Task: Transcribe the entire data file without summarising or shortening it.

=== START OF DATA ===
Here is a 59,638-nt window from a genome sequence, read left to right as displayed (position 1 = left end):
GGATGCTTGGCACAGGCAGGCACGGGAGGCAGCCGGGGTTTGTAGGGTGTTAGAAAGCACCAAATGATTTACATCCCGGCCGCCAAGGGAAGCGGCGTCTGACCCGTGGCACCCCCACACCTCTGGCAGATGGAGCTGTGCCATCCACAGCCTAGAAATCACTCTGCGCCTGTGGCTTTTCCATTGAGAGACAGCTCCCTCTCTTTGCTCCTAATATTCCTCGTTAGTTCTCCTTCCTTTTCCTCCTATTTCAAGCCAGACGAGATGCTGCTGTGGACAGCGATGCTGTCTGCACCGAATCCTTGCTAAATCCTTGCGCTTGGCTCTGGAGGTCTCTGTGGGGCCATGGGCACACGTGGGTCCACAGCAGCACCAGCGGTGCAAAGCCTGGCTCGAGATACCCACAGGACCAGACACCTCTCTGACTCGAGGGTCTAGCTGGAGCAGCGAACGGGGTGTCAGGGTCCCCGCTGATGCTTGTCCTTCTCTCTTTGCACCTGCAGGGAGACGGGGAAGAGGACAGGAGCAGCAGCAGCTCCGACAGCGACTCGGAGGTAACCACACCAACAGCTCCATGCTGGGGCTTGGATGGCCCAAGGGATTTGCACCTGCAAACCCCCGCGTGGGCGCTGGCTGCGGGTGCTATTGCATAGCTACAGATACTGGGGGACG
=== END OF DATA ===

Here is a 59,638-nt window from a genome sequence, read left to right as displayed (position 1 = left end):
GGATGCTTGGCACAGGCAGGCACGGGAGGCAGCCGGGGTTTGTAGGGTGTTAGAAAGCACCAAATGATTTACATCCCGGCCGCCAAGGGAAGCGGCGTCTGACCCGTGGCACCCCCACACCTCTGGCAGATGGAGCTGTGCCATCCACAGCCTAGAAATCACTCTGCGCCTGTGGCTTTTCCATTGAGAGACAGCTCCCTCTCTTTGCTCCTAATATTCCTCGTTAGTTCTCCTTCCTTTTCCTCCTATTTCAAGCCAGACGAGATGCTGCTGTGGACAGCGATGCTGTCTGCACCGAATCCTTGCTAAATCCTTGCGCTTGGCTCTGGAGGTCTCTGTGGGGCCATGGGCACACGTGGGTCCACAGCAGCACCAGCGGTGCAAAGCCTGGCTCGAGATACCCACAGGACCAGACACCTCTCTGACTCGAGGGTCTAGCTGGAGCAGCGAACGGGGTGTCAGGGTCCCCGCTGATGCTTGTCCTTCTCTCTTTGCACCTGCAGGGAGACGGGGAAGAGGACAGGAGCAGCAGCAGCTCCGACAGCGACTCGGAGGTAACCACACCAACAGCTCCATGCTGGGGCTTGGATGGCCCAAGGGATTTGCACCTGCAAACCCCCGCGTGGGCGCTGGCTGCGGGTGCTATTGCATAGCTACAGATACTGGGGGACG